University of New Hampshire. Officials plan to
have the new president by next fall.
Other finalists for the position are: Michael
Baer, provost and senior vice president for
academic affairs at Northwestern University;
Myron Henry, provost at Kent State University;
and Richard Freeland, vice chancellor for aca
demic affairs and president of City University
of New York’s Research Foundation.
Student’s
fight for boxing club sets TKO
By Matthew Waite
Senior Editor "
Chad Grace’s college life has been one
big fight.
He has fought all kinds of opponents in a
boxing ring. He has traded blows in the
squared circle for the better part of four
years.
But for the last year, he says, he has been
in the tight of his college career.
In one comer is Grace, a senior construc
tion management major. In the other are
University of Nebraska-Lincoln administra
tors, letters, hearings and disappointments.
And Grace recently found himself at the
business end of what appears, from his end,
to be a knockout blow.
Grace is the president of the University
of Nebraska-Lincoln Boxing Club—a club
made up of people interested in amateur
boxing.
The club is, however, not welcome to
practice on campus.
It hasn’t been since four years ago, when
the Office of Campus Recreation dismissed
it as a club team when then-adviser Clifford
Walton resigned amid allegations of sexual
assault — charges that never were proved.
Grace’s past year has been a series of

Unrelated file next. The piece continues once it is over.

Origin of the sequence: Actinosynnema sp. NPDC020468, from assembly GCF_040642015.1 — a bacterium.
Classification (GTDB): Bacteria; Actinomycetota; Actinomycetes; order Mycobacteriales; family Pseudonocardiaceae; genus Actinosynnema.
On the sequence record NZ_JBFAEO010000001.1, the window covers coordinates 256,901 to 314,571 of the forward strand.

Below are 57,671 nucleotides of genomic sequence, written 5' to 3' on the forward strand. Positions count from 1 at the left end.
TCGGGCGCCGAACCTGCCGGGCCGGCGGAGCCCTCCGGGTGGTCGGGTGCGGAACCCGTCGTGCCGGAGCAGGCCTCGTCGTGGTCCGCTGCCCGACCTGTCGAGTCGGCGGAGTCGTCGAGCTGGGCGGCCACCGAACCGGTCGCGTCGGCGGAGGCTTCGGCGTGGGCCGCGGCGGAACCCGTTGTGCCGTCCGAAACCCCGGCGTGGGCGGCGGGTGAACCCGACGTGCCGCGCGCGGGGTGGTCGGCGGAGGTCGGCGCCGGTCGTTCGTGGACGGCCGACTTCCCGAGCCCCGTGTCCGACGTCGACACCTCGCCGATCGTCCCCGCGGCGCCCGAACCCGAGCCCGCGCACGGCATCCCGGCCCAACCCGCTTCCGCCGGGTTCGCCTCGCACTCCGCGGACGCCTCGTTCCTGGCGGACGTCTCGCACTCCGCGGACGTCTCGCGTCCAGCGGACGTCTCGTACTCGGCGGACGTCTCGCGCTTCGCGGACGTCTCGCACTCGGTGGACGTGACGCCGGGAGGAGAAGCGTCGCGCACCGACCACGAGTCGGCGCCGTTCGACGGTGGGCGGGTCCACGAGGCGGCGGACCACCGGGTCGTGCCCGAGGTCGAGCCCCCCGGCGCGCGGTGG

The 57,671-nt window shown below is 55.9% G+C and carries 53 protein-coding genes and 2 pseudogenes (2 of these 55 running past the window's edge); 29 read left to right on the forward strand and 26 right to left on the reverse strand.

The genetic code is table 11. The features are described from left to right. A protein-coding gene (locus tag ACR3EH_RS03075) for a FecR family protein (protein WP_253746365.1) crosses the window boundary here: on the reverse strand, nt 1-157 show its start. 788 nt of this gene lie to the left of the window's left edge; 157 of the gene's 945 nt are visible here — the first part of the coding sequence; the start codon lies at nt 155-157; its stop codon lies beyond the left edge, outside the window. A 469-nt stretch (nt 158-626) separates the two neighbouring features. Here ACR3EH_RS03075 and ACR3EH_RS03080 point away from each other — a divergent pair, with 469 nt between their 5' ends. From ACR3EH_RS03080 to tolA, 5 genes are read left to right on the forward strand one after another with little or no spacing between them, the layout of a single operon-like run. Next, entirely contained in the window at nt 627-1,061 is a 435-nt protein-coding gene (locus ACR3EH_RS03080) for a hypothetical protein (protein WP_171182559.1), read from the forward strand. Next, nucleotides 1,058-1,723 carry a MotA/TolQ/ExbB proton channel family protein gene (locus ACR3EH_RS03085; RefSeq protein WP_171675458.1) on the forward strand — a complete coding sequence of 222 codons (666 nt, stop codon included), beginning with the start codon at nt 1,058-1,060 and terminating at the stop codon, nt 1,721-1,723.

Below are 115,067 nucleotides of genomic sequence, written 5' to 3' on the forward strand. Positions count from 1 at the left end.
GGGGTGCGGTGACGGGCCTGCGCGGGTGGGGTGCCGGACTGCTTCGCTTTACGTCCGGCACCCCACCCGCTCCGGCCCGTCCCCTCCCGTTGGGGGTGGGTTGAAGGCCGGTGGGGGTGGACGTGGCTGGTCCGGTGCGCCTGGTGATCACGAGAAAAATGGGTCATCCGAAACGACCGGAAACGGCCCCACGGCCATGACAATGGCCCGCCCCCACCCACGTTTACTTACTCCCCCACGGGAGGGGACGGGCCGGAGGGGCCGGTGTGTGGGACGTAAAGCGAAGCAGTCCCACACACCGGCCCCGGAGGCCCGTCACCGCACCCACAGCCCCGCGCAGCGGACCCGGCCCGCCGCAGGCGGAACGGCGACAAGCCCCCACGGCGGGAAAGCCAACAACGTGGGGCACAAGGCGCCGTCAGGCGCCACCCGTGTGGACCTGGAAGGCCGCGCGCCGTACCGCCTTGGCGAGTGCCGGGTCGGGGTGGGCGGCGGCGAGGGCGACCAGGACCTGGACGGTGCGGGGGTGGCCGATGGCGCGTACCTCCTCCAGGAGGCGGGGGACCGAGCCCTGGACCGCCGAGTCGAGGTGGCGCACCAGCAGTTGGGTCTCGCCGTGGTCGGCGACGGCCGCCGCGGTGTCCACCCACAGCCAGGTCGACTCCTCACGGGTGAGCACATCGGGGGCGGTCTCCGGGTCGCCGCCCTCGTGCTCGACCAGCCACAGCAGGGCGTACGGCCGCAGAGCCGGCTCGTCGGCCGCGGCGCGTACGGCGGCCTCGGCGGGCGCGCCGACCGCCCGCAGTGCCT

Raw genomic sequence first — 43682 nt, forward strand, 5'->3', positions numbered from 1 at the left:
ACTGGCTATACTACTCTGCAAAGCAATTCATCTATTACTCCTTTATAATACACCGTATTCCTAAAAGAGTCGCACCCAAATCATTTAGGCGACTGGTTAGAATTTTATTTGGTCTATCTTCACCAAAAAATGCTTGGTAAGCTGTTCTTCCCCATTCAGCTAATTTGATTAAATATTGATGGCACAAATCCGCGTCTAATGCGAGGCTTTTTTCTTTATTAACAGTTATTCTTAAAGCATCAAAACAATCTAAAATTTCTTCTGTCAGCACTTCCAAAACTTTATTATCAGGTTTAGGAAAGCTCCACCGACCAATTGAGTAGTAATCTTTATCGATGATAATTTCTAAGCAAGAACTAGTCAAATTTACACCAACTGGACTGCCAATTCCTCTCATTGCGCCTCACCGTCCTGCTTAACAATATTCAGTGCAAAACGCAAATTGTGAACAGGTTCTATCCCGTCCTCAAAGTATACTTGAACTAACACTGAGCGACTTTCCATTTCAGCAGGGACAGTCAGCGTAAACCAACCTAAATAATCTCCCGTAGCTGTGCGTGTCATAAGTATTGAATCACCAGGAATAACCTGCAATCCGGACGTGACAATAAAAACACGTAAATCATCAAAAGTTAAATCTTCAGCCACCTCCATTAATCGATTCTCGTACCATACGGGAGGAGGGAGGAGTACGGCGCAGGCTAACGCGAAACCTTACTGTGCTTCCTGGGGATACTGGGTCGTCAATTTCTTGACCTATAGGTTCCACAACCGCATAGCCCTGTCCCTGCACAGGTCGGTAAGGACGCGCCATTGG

attempts to get back to campus.
And boxing club members have now, it
seems, exhausted their avenues of return,
after a decision rejecting the boxing club
was handed down Feb. 23 from James
Gricsen, vice chancellor for student affairs.
Campus officials maintain that amateur
boxing causes brain injuries.
Research evidence—what little there is
that recognizes the difference between
professional boxing and amateur boxing—
is divided on the issue.
And, in what some have said was a
double standard, five combative arts clubs
and four club sports that contain serious risk
of permanent injury were listed as club
sports that used campus recreation facilities.
Fall from grac£*
Grace’s struggle started before he J§j|§l
came to campus as a freshman.
The Boxing Club was suspended
by the Office for Campus Recreation be
cause it had no coach or adviser.
Stan Campbell, director of Campus
Recreation, led the charge to remove the club
from campus.
In a letter dated Sept. 8,1993, Campbell
wrote Marlene Beyke, director of develop
ment at the Association of Students of the
University of Nebraska, explaining why the
club had been suspended.
After consulting Greg Clayton, director of
risk management and benefits, and Dr.
Russell LaBcau, medical director at the
University Health Center, Campbell elimi
nated the team.
“It was decided the risk of injury associ
ated with this sport was simply too great to
allow it to continue as a Campus Recreation
sport club,” Campbell wrote.
According to Grace, no students were
involved in the decision. The team was not
notified until after the decision had been
made.
Campbell wrote that a position taken in
1983 by the American Medical Association
and the American Academy of Pediatrics,
along with a lawsuit settled out of court at the
University of Colorado, were factors in the
decision.
But UNL’s risk management office
approved the club’s insurance policy in 1988.
The club was required to purchase
insurance from the USA Amateur Boxing
Federation, and the university would be
“pleased” with the liability protection,
according to a letter dated Nov. 10,1988.
The positions Campbell cited that were
taken by the two medical associations were
established in 1983. In 1984, rule changes
See BOXING
u ♦